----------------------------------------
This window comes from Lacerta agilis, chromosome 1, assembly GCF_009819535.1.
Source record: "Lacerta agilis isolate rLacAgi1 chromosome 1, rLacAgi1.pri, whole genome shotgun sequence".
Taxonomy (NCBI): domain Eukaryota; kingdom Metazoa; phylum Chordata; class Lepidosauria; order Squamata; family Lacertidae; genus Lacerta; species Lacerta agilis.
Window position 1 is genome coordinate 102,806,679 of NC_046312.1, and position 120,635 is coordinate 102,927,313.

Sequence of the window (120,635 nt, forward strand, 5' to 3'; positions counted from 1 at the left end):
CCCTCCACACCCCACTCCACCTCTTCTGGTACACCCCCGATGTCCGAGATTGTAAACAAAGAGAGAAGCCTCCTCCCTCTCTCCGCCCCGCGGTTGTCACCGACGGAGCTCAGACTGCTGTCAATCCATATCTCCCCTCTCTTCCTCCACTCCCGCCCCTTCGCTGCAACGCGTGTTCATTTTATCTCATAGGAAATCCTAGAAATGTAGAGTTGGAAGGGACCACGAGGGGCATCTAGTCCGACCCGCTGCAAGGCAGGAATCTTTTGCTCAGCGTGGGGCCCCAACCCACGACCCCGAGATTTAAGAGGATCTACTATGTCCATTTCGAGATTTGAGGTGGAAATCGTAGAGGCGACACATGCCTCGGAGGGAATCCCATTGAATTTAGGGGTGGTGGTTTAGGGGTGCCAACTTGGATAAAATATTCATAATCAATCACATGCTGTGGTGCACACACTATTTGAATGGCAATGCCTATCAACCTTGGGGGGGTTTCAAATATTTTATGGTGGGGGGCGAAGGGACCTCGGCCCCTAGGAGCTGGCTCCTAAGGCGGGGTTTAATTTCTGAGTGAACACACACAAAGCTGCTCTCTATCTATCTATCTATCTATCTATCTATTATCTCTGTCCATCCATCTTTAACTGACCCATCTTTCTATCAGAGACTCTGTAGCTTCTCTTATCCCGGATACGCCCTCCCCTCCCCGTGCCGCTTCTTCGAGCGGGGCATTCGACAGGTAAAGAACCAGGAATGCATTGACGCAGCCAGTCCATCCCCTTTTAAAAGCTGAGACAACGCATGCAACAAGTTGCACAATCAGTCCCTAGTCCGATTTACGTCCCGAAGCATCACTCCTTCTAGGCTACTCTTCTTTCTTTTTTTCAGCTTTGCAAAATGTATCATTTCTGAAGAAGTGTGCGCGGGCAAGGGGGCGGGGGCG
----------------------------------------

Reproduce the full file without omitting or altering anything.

This window comes from Lacerta agilis, chromosome 1, assembly GCF_009819535.1.
Source record: "Lacerta agilis isolate rLacAgi1 chromosome 1, rLacAgi1.pri, whole genome shotgun sequence".
Taxonomy (NCBI): domain Eukaryota; kingdom Metazoa; phylum Chordata; class Lepidosauria; order Squamata; family Lacertidae; genus Lacerta; species Lacerta agilis.
Window position 1 is genome coordinate 102,806,679 of NC_046312.1, and position 120,635 is coordinate 102,927,313.

Sequence of the window (120,635 nt, forward strand, 5' to 3'; positions counted from 1 at the left end):
CCCTCCACACCCCACTCCACCTCTTCTGGTACACCCCCGATGTCCGAGATTGTAAACAAAGAGAGAAGCCTCCTCCCTCTCTCCGCCCCGCGGTTGTCACCGACGGAGCTCAGACTGCTGTCAATCCATATCTCCCCTCTCTTCCTCCACTCCCGCCCCTTCGCTGCAACGCGTGTTCATTTTATCTCATAGGAAATCCTAGAAATGTAGAGTTGGAAGGGACCACGAGGGGCATCTAGTCCGACCCGCTGCAAGGCAGGAATCTTTTGCTCAGCGTGGGGCCCCAACCCACGACCCCGAGATTTAAGAGGATCTACTATGTCCATTTCGAGATTTGAGGTGGAAATCGTAGAGGCGACACATGCCTCGGAGGGAATCCCATTGAATTTAGGGGTGGTGGTTTAGGGGTGCCAACTTGGATAAAATATTCATAATCAATCACATGCTGTGGTGCACACACTATTTGAATGGCAATGCCTATCAACCTTGGGGGGGTTTCAAATATTTTATGGTGGGGGGCGAAGGGACCTCGGCCCCTAGGAGCTGGCTCCTAAGGCGGGGTTTAATTTCTGAGTGAACACACACAAAGCTGCTCTCTATCTATCTATCTATCTATCTATCTATTATCTCTGTCCATCCATCTTTAACTGACCCATCTTTCTATCAGAGACTCTGTAGCTTCTCTTATCCCGGATACGCCCTCCCCTCCCCGTGCCGCTTCTTCGAGCGGGGCATTCGACAGGTAAAGAACCAGGAATGCATTGACGCAGCCAGTCCATCCCCTTTTAAAAGCTGAGACAACGCATGCAACAAGTTGCACAATCAGTCCCTAGTCCGATTTACGTCCCGAAGCATCACTCCTTCTAGGCTACTCTTCTTTCTTTTTTTCAGCTTTGCAAAATGTATCATTTCTGAAGAAGTGTGCGCGGGCAAGGGGGCGGGGGCG